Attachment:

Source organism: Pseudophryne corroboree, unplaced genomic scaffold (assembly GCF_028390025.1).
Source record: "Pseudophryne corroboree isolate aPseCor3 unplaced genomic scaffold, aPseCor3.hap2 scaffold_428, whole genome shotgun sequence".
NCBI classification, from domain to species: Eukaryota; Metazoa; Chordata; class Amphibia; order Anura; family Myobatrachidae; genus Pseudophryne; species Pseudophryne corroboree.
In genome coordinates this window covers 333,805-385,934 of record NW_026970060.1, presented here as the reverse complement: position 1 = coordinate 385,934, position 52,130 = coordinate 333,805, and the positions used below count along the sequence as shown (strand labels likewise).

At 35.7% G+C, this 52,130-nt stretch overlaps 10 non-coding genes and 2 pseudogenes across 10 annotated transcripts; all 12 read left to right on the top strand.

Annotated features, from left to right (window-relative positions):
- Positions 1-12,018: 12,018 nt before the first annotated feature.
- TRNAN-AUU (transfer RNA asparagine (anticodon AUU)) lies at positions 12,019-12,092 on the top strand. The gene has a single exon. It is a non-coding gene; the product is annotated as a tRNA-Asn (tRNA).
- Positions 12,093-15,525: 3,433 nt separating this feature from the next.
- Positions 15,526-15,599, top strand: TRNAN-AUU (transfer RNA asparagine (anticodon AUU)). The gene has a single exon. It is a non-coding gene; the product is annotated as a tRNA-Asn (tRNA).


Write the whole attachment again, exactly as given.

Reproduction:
Source organism: Pseudophryne corroboree, unplaced genomic scaffold (assembly GCF_028390025.1).
Source record: "Pseudophryne corroboree isolate aPseCor3 unplaced genomic scaffold, aPseCor3.hap2 scaffold_428, whole genome shotgun sequence".
NCBI classification, from domain to species: Eukaryota; Metazoa; Chordata; class Amphibia; order Anura; family Myobatrachidae; genus Pseudophryne; species Pseudophryne corroboree.
In genome coordinates this window covers 333,805-385,934 of record NW_026970060.1, presented here as the reverse complement: position 1 = coordinate 385,934, position 52,130 = coordinate 333,805, and the positions used below count along the sequence as shown (strand labels likewise).

At 35.7% G+C, this 52,130-nt stretch overlaps 10 non-coding genes and 2 pseudogenes across 10 annotated transcripts; all 12 read left to right on the top strand.

Annotated features, from left to right (window-relative positions):
- Positions 1-12,018: 12,018 nt before the first annotated feature.
- TRNAN-AUU (transfer RNA asparagine (anticodon AUU)) lies at positions 12,019-12,092 on the top strand. The gene has a single exon. It is a non-coding gene; the product is annotated as a tRNA-Asn (tRNA).
- Positions 12,093-15,525: 3,433 nt separating this feature from the next.
- Positions 15,526-15,599, top strand: TRNAN-AUU (transfer RNA asparagine (anticodon AUU)). The gene has a single exon. It is a non-coding gene; the product is annotated as a tRNA-Asn (tRNA).